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By Emily Dickinson

The Poets light but Lamps —

Themselves — go out —

The Wicks they stimulate

If vital Light


Inhere as do the Suns —

Each Age a Lens

Disseminating their

Circumference —


Notes:

Note to POL students: The inclusion or omission of the numeral in the title of the poem should not affect the accuracy score. It is optional during recitation. 

Reprinted by permission of the publishers and the Trustees of Amherst College from THE POEMS OF EMILY DICKINSON: READING EDITION, edited by Ralph W. Franklin, ed., Cambridge, Mass.: The Belknap Press of Harvard University Press, Copyright © 1998, 1999 by the President and Fellows of Harvard College. Copyright © 1951, 1955, 1979, 1983 by the President and Fellows of Harvard College.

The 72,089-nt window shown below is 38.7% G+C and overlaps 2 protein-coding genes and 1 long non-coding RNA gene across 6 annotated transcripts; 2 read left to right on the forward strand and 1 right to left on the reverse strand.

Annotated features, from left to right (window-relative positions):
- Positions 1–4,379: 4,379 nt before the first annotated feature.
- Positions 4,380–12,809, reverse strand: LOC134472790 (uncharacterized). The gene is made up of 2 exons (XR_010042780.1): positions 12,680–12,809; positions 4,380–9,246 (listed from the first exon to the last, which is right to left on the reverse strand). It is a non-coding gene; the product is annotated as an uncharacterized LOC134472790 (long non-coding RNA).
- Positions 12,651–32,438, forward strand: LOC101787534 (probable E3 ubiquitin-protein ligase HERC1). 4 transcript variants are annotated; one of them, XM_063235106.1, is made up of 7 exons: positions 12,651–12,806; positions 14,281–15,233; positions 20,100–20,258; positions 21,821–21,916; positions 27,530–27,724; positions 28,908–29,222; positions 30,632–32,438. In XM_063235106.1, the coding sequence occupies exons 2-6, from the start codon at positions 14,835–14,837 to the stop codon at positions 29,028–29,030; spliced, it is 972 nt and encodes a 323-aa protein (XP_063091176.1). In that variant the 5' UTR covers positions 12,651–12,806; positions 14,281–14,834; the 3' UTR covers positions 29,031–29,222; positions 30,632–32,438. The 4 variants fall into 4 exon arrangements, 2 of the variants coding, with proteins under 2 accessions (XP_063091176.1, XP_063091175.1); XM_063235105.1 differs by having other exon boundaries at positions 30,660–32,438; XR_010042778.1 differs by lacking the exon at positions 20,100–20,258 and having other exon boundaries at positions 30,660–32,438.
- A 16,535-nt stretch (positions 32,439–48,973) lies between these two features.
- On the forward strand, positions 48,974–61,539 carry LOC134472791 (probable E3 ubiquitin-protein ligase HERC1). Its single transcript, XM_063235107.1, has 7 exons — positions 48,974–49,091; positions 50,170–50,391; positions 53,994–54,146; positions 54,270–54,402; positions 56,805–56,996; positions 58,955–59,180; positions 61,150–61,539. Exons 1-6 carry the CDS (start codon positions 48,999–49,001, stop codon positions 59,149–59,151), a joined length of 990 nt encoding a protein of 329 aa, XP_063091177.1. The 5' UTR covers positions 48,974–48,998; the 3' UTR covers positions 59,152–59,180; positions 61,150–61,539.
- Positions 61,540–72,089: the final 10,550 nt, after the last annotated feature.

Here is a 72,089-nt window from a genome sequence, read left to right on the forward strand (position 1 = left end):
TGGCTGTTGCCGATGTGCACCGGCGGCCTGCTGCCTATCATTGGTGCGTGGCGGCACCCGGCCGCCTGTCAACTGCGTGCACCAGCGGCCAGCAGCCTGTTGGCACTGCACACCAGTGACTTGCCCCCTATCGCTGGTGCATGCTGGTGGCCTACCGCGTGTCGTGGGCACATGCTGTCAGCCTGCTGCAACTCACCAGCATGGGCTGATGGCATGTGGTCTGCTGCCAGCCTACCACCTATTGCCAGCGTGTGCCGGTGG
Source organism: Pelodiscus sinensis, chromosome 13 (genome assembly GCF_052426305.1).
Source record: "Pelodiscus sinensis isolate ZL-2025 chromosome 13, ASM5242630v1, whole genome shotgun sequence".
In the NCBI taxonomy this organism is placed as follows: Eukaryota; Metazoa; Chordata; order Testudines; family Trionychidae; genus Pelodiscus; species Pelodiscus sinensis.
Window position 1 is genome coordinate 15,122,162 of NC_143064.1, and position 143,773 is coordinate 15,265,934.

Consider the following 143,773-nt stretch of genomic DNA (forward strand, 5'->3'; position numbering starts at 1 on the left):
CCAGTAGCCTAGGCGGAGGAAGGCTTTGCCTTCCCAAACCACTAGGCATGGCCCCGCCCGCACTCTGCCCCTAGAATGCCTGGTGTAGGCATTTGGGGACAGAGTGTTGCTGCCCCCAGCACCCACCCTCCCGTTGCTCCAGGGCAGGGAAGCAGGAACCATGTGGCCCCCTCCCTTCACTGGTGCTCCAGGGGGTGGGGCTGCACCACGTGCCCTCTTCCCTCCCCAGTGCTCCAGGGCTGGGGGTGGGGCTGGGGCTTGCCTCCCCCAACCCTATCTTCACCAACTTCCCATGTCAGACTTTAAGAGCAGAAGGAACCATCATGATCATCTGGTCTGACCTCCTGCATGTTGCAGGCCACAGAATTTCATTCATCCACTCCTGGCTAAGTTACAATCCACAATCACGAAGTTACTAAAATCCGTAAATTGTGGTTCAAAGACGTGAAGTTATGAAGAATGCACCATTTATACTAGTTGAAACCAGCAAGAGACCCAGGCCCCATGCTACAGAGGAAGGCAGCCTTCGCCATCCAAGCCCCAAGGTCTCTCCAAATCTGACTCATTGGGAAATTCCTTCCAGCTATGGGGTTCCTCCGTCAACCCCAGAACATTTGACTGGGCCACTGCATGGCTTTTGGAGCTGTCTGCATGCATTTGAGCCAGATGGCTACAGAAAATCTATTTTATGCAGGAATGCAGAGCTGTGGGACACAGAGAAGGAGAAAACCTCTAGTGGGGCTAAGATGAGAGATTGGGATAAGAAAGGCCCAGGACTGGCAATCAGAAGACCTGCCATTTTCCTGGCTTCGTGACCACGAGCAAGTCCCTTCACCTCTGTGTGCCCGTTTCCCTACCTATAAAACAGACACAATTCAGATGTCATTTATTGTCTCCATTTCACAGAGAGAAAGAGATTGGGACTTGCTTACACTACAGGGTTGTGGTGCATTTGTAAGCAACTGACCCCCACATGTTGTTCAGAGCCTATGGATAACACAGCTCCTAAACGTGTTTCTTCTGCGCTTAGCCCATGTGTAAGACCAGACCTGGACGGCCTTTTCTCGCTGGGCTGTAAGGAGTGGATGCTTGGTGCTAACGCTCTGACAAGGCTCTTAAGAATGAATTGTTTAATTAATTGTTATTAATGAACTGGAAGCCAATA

Source: The Poems of Emily Dickinson: Reading Edition (The Belknap Press of Harvard University Press, 1998)

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Poet Bio

Emily Dickinson
The famous hermit from Amherst, Massachusetts, Emily Dickinson published only eight poems during her lifetime. Today her nearly 2,000 succinct, profound meditations on life and death, nature, love, and art make her one of the most original and important poets in English.

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